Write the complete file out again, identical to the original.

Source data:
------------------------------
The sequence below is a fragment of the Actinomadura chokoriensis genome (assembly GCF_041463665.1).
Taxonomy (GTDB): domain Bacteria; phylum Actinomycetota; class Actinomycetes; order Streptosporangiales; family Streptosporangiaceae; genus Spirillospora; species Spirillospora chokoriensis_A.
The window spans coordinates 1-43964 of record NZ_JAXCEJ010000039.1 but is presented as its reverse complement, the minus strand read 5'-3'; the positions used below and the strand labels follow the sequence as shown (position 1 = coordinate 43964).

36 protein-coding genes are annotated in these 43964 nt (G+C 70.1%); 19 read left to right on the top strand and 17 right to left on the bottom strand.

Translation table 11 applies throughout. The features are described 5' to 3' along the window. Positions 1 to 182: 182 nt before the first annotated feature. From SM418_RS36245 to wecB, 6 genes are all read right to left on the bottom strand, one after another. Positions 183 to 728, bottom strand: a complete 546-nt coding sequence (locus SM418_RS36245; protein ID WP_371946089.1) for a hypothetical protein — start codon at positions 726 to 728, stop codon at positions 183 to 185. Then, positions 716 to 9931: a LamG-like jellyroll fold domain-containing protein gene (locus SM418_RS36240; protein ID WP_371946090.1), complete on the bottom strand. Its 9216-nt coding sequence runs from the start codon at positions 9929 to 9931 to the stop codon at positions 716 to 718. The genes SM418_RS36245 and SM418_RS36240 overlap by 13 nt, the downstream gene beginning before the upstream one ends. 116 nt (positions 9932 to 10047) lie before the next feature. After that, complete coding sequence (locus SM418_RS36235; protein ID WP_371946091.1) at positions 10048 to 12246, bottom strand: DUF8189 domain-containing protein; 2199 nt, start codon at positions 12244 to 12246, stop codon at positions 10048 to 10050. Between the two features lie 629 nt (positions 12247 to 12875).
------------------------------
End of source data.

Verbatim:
The sequence below is a fragment of the Actinomadura chokoriensis genome (assembly GCF_041463665.1).
Taxonomy (GTDB): domain Bacteria; phylum Actinomycetota; class Actinomycetes; order Streptosporangiales; family Streptosporangiaceae; genus Spirillospora; species Spirillospora chokoriensis_A.
The window spans coordinates 1-43964 of record NZ_JAXCEJ010000039.1 but is presented as its reverse complement, the minus strand read 5'-3'; the positions used below and the strand labels follow the sequence as shown (position 1 = coordinate 43964).

36 protein-coding genes are annotated in these 43964 nt (G+C 70.1%); 19 read left to right on the top strand and 17 right to left on the bottom strand.

Translation table 11 applies throughout. The features are described 5' to 3' along the window. Positions 1 to 182: 182 nt before the first annotated feature. From SM418_RS36245 to wecB, 6 genes are all read right to left on the bottom strand, one after another. Positions 183 to 728, bottom strand: a complete 546-nt coding sequence (locus SM418_RS36245; protein ID WP_371946089.1) for a hypothetical protein — start codon at positions 726 to 728, stop codon at positions 183 to 185. Then, positions 716 to 9931: a LamG-like jellyroll fold domain-containing protein gene (locus SM418_RS36240; protein ID WP_371946090.1), complete on the bottom strand. Its 9216-nt coding sequence runs from the start codon at positions 9929 to 9931 to the stop codon at positions 716 to 718. The genes SM418_RS36245 and SM418_RS36240 overlap by 13 nt, the downstream gene beginning before the upstream one ends. 116 nt (positions 9932 to 10047) lie before the next feature. After that, complete coding sequence (locus SM418_RS36235; protein ID WP_371946091.1) at positions 10048 to 12246, bottom strand: DUF8189 domain-containing protein; 2199 nt, start codon at positions 12244 to 12246, stop codon at positions 10048 to 10050. Between the two features lie 629 nt (positions 12247 to 12875).